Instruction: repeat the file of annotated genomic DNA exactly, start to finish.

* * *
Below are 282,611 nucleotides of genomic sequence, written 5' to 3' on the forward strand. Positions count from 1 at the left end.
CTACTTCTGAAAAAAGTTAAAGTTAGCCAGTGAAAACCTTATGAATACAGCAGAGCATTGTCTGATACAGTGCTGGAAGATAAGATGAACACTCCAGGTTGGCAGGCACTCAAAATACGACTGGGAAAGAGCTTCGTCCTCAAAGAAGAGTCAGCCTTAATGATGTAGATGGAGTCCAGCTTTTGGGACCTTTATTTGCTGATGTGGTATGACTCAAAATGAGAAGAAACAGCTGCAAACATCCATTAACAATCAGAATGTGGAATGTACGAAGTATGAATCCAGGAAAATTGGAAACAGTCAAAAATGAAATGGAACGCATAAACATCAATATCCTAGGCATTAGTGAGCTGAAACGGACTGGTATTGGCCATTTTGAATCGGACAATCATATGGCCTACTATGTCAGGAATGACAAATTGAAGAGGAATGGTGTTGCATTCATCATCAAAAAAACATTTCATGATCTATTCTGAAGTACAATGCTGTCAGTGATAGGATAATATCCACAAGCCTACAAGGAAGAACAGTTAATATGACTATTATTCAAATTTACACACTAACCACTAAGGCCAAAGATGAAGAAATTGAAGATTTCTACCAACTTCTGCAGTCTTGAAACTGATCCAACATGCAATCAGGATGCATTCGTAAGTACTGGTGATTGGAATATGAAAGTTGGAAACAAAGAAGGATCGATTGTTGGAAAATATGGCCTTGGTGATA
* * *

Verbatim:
Below are 282,611 nucleotides of genomic sequence, written 5' to 3' on the forward strand. Positions count from 1 at the left end.
CTACTTCTGAAAAAAGTTAAAGTTAGCCAGTGAAAACCTTATGAATACAGCAGAGCATTGTCTGATACAGTGCTGGAAGATAAGATGAACACTCCAGGTTGGCAGGCACTCAAAATACGACTGGGAAAGAGCTTCGTCCTCAAAGAAGAGTCAGCCTTAATGATGTAGATGGAGTCCAGCTTTTGGGACCTTTATTTGCTGATGTGGTATGACTCAAAATGAGAAGAAACAGCTGCAAACATCCATTAACAATCAGAATGTGGAATGTACGAAGTATGAATCCAGGAAAATTGGAAACAGTCAAAAATGAAATGGAACGCATAAACATCAATATCCTAGGCATTAGTGAGCTGAAACGGACTGGTATTGGCCATTTTGAATCGGACAATCATATGGCCTACTATGTCAGGAATGACAAATTGAAGAGGAATGGTGTTGCATTCATCATCAAAAAAACATTTCATGATCTATTCTGAAGTACAATGCTGTCAGTGATAGGATAATATCCACAAGCCTACAAGGAAGAACAGTTAATATGACTATTATTCAAATTTACACACTAACCACTAAGGCCAAAGATGAAGAAATTGAAGATTTCTACCAACTTCTGCAGTCTTGAAACTGATCCAACATGCAATCAGGATGCATTCGTAAGTACTGGTGATTGGAATATGAAAGTTGGAAACAAAGAAGGATCGATTGTTGGAAAATATGGCCTTGGTGATA